We love living in NYC because we get to visit so many different restaurants of various cultures. Ethiopian food is one of our favorites and our go-to place is Queen of Sheba, a modest-sized restaurant in Hell's Kitchen. Ethiopian food isn't the prettiest of foods, but eating it is a fun experience - we eat with our hands, taste different spicy flavors, and actually feel fairly full after the meal (we ordered enough for 4 people!)
We always order a bottle of Algerian wine ($22) mainly because we have rarely seen a bottle from Algeria in a wine store. This bottle is also a good price point, goes well with the food, and is an easy-to-drink fruity red wine.
Azifa ($5): This appetizer is made with green lentils, onions, chili peppers, and mustard vinaigrette. The azifa was tangy, a little grainy, and had a nice heartiness to it from the lentils. It is eaten using injera, the large, flat sourdough bread similar to a crepe.
Sambousa ($3.50): These triangles of spicy meat-stuffed phyllo dough are similar to Indian samosas. They are also found in Turkish and Somali cuisine. We liked the piping hot mixure and crispy shell.
Folded injera that came with our main dish. Injera has a spongy texture and a tangy taste. To eat with it, you're supposed to tear a piece (about the size of your palm) and scoop the food on the side with the holes. In Ethiopia, feeding others with large pieces of injera is a sign of friendship and respect (this practice is called Gursha). We have trouble feeding ourselves without making a mess, so suffice it to say, my hubby and I did not try Gursha.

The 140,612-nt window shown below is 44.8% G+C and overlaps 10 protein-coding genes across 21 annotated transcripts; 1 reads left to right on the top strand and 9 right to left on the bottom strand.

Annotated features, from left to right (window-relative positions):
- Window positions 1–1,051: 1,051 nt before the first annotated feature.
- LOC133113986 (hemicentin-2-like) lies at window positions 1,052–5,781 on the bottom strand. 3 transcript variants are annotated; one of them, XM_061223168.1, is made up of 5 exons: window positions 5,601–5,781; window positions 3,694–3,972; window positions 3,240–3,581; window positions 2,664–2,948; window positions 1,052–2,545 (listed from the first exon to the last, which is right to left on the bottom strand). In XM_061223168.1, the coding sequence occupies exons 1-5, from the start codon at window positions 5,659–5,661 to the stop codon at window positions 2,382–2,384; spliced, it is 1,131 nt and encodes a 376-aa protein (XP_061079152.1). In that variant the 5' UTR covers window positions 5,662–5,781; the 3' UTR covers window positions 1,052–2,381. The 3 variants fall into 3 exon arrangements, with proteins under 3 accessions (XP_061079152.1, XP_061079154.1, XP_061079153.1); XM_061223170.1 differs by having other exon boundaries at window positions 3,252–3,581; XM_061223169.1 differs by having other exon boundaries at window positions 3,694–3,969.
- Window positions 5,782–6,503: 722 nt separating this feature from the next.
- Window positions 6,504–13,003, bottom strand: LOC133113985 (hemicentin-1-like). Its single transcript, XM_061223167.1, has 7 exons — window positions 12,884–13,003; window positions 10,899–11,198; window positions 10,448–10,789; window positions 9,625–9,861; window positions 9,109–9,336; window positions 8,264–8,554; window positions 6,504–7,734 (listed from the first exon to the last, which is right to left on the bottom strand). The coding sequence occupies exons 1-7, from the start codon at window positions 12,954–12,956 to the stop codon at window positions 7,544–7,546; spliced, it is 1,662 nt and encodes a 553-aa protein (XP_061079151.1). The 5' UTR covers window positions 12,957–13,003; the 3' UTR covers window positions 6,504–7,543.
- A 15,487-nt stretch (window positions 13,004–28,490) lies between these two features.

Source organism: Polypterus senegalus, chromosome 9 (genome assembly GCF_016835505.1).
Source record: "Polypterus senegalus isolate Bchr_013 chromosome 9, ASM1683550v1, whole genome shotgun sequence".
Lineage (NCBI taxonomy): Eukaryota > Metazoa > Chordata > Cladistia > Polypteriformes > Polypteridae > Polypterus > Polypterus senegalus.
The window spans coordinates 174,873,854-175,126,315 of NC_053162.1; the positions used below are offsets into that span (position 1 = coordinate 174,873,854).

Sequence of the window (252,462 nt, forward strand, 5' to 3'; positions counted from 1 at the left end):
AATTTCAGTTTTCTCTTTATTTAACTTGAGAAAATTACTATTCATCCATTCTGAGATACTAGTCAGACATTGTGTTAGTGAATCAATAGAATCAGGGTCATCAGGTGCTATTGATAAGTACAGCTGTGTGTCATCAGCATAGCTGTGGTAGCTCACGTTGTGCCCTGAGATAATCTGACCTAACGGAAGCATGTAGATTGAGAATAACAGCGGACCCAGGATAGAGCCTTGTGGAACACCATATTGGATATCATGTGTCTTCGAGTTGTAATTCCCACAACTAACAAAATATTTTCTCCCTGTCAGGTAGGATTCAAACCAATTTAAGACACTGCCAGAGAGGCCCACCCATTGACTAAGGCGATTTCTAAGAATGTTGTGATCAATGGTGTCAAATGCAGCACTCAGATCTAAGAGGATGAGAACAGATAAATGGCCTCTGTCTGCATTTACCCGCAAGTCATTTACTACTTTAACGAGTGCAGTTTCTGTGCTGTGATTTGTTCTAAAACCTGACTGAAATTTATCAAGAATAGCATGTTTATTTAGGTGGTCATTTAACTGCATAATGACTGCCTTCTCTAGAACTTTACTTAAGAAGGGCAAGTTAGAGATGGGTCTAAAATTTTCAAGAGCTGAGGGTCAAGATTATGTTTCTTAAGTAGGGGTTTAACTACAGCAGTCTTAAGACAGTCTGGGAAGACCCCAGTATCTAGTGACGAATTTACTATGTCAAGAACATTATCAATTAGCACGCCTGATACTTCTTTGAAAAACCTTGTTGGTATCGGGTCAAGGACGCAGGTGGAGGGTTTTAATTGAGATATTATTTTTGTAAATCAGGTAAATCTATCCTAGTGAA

Taste of Sheba sampler ($16.95) with Doro Wot ($13.45): These lumps of food (i.e. Wot) definitely taste better than they look! Wot is a thick stew made with onions, various chili peppers and spices, and meat or vegetables. It is also eaten with the injera. On the communal plate, we have various wots:
Doro Wot (center): a spicy wot of slow-cooked chicken legs and a boiled egg.
Sampler (all around the circumference of the plate):
Tibs Wot: Tibs are cubes of lean beef that are sauteed first before cooking in the wot.
Menchet Abish Wot: Ground lean beef grounded that is cooked in a mild green pepper sauce, red wine, and jalapeno peppers, then seasoned with ginger and garlic.
Menchet Abish Alecha: The alecha is milder than the wot, but the preparation is the same.
Gomen Besega: This uses the milder alecha seasoning and contains marbled beef and collard greens.
Bozena Shiro: This lean marinated beef is cooked in a chick pea gravy.
Yebeg Wot: Spicy lamb stew.
Yebeg Alecha: A milder version of the Yebeg Wot.
This restaurant is also a nice place to take vegetarian friends as there are plenty of vegetarian wots as well as a vegetarian sampler.
Queen of Sheba is located at 650 10th Ave (btwn 45th and 46th Sts.)